Middle-east Arab News Opinion | Asharq Al-awsat

Limited Options for ISIS after its Defeat in Mosul | ASHARQ AL-AWSAT English Archive 2005 -2017
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A view of a war-damaged part of western Mosul, Iraq, on May 29, 2017. Alkis Konstantinidis / Reuters

London- On this day in 2014, then ISIS spokesman Abu Muhammad al-Adnani announced the establishment of the organization. A few days later the group’s leader Abu Bakr al-Baghdadi proclaimed from Mosul’s Grand al-Nuri Mosque a “caliphate” across territory in both Iraq and Syria.

But after three years, Iraq’s military is closer to total control of Mosul. It is a matter of time before ISIS is defeated inside the city.

After Mosul’s full liberation, the terrorist organization has limited options. It would probably resort to fighting in areas that remain under its control in Iraq and Syria. There are expectations for an imminent battle in Tal Afar where the group’s militants are holed up.

Mosul’s loss would highly impact the morale of the militants and would turn claims on the organization’s expansion obsolete.

So the main choice for ISIS would be to turn into a gang of thugs by fighting Iraqi government forces and their allies and the regime of Bashar Assad in Syria.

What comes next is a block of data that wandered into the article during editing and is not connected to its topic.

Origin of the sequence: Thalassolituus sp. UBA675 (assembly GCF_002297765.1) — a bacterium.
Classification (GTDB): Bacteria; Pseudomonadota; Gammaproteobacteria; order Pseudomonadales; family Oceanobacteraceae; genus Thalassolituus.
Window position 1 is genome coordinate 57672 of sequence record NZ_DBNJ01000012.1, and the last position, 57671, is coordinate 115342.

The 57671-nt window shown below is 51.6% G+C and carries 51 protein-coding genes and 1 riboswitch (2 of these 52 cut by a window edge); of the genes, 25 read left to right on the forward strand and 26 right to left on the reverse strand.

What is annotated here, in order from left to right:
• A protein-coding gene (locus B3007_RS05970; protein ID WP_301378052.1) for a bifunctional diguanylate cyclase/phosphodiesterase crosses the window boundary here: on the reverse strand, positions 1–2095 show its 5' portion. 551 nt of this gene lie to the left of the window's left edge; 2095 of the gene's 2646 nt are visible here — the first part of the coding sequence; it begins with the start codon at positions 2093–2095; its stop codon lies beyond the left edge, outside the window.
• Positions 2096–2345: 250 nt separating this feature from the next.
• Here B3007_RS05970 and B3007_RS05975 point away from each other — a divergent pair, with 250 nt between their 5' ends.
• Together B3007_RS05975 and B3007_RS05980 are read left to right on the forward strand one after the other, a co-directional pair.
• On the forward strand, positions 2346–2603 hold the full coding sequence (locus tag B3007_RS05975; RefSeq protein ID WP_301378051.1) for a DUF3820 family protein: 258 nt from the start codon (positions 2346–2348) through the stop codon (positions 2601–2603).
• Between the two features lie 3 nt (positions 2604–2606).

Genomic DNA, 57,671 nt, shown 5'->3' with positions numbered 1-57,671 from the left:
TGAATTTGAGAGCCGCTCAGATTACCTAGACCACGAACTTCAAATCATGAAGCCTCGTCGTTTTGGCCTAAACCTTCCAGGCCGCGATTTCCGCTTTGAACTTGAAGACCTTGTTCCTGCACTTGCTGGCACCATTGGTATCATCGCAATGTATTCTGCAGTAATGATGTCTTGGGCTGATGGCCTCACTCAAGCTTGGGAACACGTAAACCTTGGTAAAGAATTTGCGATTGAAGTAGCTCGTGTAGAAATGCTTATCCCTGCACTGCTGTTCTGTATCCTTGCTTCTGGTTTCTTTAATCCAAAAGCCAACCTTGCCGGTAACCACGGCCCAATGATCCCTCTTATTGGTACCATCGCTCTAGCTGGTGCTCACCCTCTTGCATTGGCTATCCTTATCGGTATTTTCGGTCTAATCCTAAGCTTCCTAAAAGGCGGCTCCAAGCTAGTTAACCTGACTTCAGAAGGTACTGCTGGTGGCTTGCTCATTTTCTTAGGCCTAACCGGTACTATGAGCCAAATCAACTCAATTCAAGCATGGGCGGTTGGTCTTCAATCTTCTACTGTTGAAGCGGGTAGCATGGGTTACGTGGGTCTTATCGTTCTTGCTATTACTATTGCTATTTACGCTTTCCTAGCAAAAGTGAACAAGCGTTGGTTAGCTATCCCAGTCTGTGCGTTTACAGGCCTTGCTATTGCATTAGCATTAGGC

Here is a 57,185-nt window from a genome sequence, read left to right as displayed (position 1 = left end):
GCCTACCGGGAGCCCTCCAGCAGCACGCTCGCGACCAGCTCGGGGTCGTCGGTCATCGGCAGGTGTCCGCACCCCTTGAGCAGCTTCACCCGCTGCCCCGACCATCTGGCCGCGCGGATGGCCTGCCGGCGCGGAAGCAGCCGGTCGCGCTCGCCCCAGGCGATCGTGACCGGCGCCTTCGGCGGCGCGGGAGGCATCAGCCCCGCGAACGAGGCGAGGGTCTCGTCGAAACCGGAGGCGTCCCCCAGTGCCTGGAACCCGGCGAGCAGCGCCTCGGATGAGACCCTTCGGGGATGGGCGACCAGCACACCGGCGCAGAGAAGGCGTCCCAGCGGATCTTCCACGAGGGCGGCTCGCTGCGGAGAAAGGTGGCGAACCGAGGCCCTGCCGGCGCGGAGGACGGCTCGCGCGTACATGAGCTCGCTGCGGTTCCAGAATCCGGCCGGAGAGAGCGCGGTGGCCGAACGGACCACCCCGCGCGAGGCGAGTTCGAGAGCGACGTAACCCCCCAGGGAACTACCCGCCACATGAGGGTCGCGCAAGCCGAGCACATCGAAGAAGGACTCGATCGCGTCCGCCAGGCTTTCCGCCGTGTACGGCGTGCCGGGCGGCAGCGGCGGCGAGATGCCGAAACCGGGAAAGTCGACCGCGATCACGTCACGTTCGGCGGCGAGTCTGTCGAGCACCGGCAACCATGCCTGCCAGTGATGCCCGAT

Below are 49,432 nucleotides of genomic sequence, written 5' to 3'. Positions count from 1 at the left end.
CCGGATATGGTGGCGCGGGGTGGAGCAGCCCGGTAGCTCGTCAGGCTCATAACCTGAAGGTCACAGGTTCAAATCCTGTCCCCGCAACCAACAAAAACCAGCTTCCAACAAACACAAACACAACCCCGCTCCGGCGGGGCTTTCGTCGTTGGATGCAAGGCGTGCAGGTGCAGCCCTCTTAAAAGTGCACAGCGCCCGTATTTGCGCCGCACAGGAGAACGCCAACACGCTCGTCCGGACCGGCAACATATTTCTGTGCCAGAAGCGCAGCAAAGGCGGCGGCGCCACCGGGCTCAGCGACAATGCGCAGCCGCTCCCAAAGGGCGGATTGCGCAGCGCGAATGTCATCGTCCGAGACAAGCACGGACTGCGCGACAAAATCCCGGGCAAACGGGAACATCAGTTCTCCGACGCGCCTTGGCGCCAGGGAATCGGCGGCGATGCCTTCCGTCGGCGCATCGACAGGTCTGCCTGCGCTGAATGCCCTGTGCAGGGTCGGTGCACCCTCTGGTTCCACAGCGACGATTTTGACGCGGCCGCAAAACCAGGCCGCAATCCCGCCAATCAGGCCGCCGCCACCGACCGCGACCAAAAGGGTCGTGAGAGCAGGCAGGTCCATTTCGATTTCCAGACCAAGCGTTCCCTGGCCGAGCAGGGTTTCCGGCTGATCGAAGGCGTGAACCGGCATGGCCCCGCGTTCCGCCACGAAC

But it is not yet clear how its leader would function amid a clear absence of al-Baghdadi, who has made a public appearance only once in 2014. Recent reports have said that the ISIS leader has been killed, including a claim by Russia’s defense ministry that he died in an air strike in Syria last month.

ISIS’ fall in Mosul will accompany its defeat in its de facto capital of Raqqa in northern Syria where the US-backed coalition has made considerable progress to oust the militants from the city.

Experts believe that ISIS supporters would then retaliate by carrying out more “lone wolf” attacks in Western countries although the organization’s ability to plot for operations abroad would weaken greatly following its loss of both Mosul and Raqqa.

As a third option, ISIS could resort to its affiliates in more than one country, including Libya, Egypt, the Sahel in west Africa and Afghanistan.

These affiliated “orphans” could increase attacks after the loss of their main headquarters in Mosul.